On the other hand, each of the context classes contains the Terminal Nodes, which basically holds the text (pieces or tokens of code like “ADD”, “COMPLETE”, “The string representing the TODO”). The complexity of the AST depends on the rules of your grammar; in our case, it’s very simple.

As we can see in TodoExpressionsContext, it contains ADD, TODOand STRINGterminal nodes, which correspond to these rules:

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The string terminal node holds the text of the Todo we are trying to add.

Let’s parse a simple TodoLang code to see how the AST looks.

In the direcotry ./src/language-service create a parser.tsfile with the following content:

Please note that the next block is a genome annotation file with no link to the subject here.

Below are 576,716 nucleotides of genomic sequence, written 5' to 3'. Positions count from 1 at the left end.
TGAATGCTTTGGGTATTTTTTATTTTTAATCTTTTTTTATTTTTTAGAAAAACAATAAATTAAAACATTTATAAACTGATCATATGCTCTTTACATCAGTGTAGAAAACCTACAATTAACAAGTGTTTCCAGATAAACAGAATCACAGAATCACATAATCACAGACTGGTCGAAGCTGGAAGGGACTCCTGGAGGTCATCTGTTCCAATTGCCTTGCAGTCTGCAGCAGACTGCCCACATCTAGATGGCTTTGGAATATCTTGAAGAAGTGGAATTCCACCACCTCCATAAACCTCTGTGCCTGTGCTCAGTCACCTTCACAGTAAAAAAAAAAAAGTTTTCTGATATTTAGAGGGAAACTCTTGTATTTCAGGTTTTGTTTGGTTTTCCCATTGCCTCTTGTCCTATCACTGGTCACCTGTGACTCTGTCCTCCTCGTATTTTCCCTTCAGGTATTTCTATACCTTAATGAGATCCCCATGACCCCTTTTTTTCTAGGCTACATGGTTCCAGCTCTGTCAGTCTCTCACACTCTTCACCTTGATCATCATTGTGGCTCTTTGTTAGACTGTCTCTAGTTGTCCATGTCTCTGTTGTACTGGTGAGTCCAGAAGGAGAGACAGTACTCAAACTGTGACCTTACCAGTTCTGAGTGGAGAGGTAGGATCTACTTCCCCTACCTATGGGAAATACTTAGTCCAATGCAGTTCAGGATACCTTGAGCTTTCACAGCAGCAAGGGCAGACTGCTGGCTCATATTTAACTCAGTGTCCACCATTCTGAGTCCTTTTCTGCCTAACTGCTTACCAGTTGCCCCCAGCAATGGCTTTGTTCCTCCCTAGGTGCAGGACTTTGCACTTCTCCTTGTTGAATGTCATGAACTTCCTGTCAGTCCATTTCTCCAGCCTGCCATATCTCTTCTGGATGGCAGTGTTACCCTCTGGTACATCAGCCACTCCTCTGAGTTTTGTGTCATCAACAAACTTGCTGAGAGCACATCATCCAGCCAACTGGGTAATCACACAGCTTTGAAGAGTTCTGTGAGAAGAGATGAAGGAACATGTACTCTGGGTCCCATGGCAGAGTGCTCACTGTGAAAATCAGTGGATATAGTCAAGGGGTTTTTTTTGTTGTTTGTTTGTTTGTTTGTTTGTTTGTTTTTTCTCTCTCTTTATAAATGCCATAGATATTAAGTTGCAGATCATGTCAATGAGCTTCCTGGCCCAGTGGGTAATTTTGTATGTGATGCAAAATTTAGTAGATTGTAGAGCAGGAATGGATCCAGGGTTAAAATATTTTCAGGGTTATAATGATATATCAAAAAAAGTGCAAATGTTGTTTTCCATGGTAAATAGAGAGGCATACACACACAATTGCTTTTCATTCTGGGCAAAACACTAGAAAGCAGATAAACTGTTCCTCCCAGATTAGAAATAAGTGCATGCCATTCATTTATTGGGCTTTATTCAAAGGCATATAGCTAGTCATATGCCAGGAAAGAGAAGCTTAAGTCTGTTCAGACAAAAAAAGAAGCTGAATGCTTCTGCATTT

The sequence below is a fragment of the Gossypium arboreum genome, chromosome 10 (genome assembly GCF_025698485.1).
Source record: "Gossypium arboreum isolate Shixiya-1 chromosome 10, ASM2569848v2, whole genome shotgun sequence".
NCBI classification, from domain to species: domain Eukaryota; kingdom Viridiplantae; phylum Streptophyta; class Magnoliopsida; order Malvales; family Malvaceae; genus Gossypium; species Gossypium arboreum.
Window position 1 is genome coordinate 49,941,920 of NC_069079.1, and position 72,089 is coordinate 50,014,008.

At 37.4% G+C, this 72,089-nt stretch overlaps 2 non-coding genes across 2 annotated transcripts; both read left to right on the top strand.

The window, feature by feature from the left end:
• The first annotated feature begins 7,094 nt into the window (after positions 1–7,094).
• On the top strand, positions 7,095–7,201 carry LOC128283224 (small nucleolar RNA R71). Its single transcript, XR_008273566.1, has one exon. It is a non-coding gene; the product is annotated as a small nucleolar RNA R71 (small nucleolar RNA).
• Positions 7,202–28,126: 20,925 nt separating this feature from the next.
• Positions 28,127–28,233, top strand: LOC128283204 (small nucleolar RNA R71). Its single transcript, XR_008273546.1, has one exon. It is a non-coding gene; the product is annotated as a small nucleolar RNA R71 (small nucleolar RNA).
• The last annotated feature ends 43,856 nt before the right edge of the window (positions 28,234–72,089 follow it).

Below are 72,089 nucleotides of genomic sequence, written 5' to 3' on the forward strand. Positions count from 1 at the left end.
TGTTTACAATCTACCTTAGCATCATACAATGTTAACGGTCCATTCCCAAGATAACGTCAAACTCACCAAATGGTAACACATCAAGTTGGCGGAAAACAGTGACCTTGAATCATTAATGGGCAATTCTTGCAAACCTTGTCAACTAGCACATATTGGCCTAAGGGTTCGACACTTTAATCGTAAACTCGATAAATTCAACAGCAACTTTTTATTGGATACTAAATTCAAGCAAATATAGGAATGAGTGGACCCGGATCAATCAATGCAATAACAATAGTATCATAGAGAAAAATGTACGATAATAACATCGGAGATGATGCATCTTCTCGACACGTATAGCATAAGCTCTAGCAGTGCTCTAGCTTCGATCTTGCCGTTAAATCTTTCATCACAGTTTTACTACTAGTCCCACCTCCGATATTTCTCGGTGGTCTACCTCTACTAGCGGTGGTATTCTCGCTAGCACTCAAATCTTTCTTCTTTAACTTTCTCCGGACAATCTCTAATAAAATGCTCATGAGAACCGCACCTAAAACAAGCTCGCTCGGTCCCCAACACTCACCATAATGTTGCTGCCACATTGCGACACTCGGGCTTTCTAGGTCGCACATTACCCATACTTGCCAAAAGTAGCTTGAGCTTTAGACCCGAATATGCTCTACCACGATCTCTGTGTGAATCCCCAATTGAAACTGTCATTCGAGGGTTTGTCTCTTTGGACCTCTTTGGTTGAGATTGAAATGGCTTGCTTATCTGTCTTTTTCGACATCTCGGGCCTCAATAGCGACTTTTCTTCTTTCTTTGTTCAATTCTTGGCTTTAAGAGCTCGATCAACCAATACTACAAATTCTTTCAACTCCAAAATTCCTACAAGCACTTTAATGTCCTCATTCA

All this file does is exports a function parseAndGetASTRoot(code), which takes the TodoLang code and generates the corresponding AST.

Parsing the following TodoLang code:

will result in this AST:

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Implementing Lexical and Syntax Validation

In this section, I’m going to walk you through how to add syntax validation to the editor, ANTLR, which generates lexical and syntax errors for us out of the box. We just need to implement a ANTLRErrorListnerand provide it to the lexer and parser so we can collect the errors as ANTLR parses the code.

Create a classTodoLangErrorListener that implements ANTLRErrorListner in the ./src/language-servicedirectory:

Every time ANTLR encounters an error during code parsing, it will call this listener providing it with information about the error.

We return a list of errors, which holds the position in which the error occurs within our code and a generated error message.